There are three software components that you will need: an Ada compiler, the PLplot library, and the Ada bindings.
You will need an Ada compiler in order to use the Ada PLplot bindings. There are several compilers available. Here, we will focus on the free, open source compiler that is included with the GNU Compiler Collection, (gcc) which is at the center of much of the open source software movement. The gcc Ada compiler is known as GNAT, for GNU NYU Ada Translator, where NYU stands for New York University. (Although GNAT was originally developed at NYU, it has for many years been developed and supported commercially by AdaCore with academic and pro versions available.)
Your computer may already have GNAT installed, or you can download it from gcc.gnu.org. Another route to obtaining GNAT is from the AdaCore page, libre2.adacore.com. There are versions for many operating systems and processors including Apple's OS X or its open source version Darwin, Linux, and Windows. The gcc and AdaCore versions differ in their licenses. Download the version that you need and follow the installation instructions.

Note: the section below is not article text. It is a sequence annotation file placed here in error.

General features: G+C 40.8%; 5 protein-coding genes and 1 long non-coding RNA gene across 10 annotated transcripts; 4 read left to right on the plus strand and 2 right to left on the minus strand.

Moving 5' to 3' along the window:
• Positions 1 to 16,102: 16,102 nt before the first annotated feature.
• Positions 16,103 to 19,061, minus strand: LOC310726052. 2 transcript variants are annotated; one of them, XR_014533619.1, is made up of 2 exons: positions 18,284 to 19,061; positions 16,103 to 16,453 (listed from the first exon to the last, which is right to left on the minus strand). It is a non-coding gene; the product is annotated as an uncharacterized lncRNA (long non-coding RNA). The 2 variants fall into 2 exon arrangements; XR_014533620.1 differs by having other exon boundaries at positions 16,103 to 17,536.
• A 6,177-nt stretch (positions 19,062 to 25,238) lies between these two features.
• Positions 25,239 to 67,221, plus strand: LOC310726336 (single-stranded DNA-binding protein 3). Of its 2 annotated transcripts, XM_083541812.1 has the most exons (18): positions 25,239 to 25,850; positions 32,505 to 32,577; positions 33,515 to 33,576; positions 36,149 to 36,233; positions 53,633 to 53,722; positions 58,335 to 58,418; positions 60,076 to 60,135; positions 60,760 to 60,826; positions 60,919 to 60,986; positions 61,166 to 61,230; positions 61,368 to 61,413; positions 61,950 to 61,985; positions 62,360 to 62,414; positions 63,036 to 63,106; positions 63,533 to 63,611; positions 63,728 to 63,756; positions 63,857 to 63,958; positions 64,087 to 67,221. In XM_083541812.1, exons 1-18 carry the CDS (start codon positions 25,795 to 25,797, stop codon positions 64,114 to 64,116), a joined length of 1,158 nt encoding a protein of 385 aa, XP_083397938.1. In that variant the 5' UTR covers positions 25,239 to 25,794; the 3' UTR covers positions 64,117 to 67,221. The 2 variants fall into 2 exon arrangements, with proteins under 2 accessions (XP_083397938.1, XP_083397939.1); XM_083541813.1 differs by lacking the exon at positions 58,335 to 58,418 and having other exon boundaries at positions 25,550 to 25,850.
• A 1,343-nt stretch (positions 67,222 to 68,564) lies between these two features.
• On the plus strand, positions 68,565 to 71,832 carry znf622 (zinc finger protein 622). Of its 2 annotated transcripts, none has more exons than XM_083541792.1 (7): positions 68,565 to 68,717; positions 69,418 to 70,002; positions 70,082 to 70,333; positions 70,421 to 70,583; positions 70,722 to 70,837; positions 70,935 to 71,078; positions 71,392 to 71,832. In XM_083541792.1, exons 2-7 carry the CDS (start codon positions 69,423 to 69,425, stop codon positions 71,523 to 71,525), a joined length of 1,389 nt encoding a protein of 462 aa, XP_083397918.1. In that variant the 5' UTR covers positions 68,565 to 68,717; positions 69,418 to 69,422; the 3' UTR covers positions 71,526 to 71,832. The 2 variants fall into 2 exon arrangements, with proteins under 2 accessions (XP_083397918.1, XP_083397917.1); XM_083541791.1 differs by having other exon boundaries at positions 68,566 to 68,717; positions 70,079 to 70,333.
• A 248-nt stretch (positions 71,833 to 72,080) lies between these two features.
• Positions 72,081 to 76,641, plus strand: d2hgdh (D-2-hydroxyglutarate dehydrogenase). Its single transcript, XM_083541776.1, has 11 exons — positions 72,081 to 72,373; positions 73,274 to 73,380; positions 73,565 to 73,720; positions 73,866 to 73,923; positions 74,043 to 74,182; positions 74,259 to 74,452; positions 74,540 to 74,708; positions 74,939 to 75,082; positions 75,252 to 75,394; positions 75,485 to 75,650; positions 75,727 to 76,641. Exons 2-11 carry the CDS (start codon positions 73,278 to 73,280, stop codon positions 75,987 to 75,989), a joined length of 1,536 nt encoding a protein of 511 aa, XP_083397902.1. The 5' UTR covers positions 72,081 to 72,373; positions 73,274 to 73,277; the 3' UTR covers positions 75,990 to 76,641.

PLplot can be downloaded from the PLplot project page at sourceforge.net. Follow the installation instructions after downloading. The installation process requires that your computer has CMake installed. OS X users can try installing PLplot in its entirety from MacPorts but that activity is not officially supported by the PLplot developers. The advantage of using MacPorts is that all installation dependencies are automatically installed for you.
The third major software component is the bindings themselves. Since they are currently included with the PLplot software itself, there is no need to download them from another place.
The bindings themselves are six Ada source files named (using GNAT filename extensions) plplot.ads, plplot.adb, plplot_traditional.ads, plplot_traditional.adb, plplothin.ads, and plplotthin.adb. There are two additional files, plplot_auxiliary.ads and plplot_auxililary.adb which will be discussed later, in Section 9. These can be stored somewhere on your system's search paths for easy access.